Twenty areas across England are to receive funding to provide more support for pregnant women and new mothers with severe mental health problems.
NHS England is spending £40m on doctors and other specialist mental health workers as part of its drive to help 30,000 more women by 2021.
At present, more than half of the country provides only basic services.
One in five women experiences severe depression or in some cases psychosis around the time of childbirth.
The funding will pay for more nurses and psychiatrists to provide specialist care for women in their homes and in maternity units, by giving advice on medication and lifestyle, counselling them and helping to minimise the risks to mother and baby if they become ill.
The money will also go towards providing buddying and telephone support from mothers who have had similar issues.
Some of the 20 areas to receive a share of the £40m include Bristol, Birmingham and Northumberland.
NHS England says another £20m will be shared out in 2017.
The childbirth charity NCT said the funding was welcome but there was still a long way to go to help all of the 140,000 women every year in the UK who suffer from mental health problems when they are pregnant or during the year after they give birth - known as the perinatal period.
Elizabeth Duff, NCT senior policy adviser, said their research found that only 3% of NHS local commissioning groups had a perinatal mental health strategy.
"We're particularly pleased to see plans to enable mothers who have experienced similar issues to help others.
"Peer support can be a really powerful way to further break the stigma around perinatal mental health."
'I thought I was a monster'
Natalie Ellis, from Sheffield, began to hate everything about herself soon after her son Finn, now seven years old, was born.
She had suffered from depression before - but this was different.
A news story about pornographic images being taken of young children being abused had really upset her and she found she could not get the abuse out of her head.
She began to have other, more troubling thoughts - she started wondering if she could be capable of abusing her own son.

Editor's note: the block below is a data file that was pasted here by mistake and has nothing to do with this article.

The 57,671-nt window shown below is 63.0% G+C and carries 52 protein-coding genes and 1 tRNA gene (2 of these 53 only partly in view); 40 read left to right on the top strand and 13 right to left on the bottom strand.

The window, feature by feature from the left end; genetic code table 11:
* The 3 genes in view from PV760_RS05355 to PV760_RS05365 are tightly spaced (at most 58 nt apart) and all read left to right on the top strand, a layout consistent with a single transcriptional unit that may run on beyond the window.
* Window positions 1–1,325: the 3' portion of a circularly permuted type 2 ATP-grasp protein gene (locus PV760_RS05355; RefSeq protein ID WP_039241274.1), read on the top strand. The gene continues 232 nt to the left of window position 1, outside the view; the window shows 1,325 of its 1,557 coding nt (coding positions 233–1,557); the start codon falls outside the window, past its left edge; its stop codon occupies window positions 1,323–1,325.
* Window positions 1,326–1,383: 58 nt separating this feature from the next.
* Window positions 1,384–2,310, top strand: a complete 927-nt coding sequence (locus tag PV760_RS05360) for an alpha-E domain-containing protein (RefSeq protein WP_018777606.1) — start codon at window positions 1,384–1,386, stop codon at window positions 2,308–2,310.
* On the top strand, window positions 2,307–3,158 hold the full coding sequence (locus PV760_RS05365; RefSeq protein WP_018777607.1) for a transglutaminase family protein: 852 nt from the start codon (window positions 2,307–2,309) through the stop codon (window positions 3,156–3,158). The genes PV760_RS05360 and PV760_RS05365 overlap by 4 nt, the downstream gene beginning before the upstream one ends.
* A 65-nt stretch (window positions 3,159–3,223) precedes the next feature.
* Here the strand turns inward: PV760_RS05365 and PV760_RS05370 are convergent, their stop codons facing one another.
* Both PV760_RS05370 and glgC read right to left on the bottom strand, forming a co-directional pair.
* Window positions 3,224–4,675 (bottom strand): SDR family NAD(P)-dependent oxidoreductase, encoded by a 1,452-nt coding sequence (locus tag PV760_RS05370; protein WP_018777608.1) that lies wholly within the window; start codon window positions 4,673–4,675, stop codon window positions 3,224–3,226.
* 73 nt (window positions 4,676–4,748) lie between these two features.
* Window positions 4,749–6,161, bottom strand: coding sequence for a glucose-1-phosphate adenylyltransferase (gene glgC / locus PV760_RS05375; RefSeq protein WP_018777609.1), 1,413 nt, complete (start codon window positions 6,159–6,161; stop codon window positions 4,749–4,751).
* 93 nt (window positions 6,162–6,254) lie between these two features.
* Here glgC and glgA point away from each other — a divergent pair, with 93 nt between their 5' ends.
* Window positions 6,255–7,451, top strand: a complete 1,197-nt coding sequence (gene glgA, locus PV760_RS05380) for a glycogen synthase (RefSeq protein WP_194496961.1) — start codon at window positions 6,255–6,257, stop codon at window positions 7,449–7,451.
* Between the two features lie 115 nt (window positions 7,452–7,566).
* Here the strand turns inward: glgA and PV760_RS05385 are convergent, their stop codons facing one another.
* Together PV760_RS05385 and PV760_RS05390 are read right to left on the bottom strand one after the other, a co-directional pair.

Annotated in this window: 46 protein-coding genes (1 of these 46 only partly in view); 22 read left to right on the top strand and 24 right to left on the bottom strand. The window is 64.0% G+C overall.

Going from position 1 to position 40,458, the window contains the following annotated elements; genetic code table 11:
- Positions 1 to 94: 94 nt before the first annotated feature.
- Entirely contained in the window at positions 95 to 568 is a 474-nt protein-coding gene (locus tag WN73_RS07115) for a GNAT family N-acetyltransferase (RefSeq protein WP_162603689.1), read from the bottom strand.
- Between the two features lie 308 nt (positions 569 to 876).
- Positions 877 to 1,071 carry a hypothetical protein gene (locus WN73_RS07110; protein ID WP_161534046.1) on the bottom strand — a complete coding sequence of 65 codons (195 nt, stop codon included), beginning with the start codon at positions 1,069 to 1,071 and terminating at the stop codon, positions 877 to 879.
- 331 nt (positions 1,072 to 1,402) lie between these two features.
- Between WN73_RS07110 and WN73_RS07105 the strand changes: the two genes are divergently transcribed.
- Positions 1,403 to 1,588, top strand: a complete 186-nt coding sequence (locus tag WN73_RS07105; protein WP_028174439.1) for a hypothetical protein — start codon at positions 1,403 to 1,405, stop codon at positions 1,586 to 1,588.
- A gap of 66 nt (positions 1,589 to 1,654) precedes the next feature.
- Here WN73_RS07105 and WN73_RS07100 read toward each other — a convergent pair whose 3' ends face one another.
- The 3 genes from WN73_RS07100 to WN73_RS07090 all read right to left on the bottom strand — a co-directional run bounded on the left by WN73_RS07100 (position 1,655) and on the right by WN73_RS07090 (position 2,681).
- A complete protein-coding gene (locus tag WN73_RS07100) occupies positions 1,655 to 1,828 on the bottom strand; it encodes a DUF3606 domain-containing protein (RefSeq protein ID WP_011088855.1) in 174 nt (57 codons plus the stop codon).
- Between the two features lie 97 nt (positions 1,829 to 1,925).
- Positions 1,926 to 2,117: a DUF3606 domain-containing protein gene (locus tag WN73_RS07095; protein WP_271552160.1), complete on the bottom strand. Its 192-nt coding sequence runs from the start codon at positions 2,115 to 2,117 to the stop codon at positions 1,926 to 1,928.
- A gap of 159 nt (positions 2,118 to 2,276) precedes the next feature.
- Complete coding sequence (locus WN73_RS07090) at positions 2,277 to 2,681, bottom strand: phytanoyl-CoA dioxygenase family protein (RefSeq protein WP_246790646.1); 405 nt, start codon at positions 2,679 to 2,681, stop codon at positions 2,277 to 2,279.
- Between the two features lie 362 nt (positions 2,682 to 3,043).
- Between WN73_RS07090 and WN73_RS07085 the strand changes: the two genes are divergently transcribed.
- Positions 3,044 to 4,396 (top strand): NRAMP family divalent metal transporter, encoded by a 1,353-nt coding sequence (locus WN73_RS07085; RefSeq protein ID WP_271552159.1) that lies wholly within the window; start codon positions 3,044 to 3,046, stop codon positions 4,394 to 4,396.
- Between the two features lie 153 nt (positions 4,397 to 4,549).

These intrusive thoughts would not go away, torturing her for nearly a year, and because she was too scared to tell anyone about them she spiralled into a terrible depression.
She admits: "I had a deep hate for myself. I thought I'd rather be dead than hurt Finn.
"I thought I was a monster."
When she went back to work, she found the courage to look up her feelings on the internet and discovered that they were a recognised symptom of post-natal illness.
The relief she felt was huge - "I broke down, ran out of the office and sobbed."
Her GP set up counselling and cognitive behavioural therapy and she went on to anti-depressants, but she says it was the online support which really helped turn her life around.
"The women on the PNI forum saved my life, because no-one judged me," she says.
"They were a massive support network."
NHS England is also announcing that anyone who walks through the doors of A&E in a mental health crisis should be seen by a specialist mental health professional within an hour of being referred.
They should also be properly assessed and the next steps for their care planned within four hours.
Health Secretary Jeremy Hunt said: "Patients in crisis and expectant and new mothers who are suffering from severe mental health problems need urgent support and care.
"So this investment is fantastic news and will help make sure patients get the care they need, when they need it."
Janet Fyle, professional policy adviser at the Royal College of Midwives, said there was still more to do to prevent some women with pregnancy-related mental illness having to travel miles away from their families when they were in crisis.
"The RCM would like to see a specialist maternal mental health midwife in post in every maternity unit and trained to the standards developed by the RCM," she said.
"We cannot continue to read the constant reports of the number of women killing themselves because they were not identified earlier and treated, or because of the lack of trained staff or as a result of lack of services - it's heartbreaking and we can do better as a country."
NHS England said it was commissioning four new mother and baby units for women affected by serious mental illness.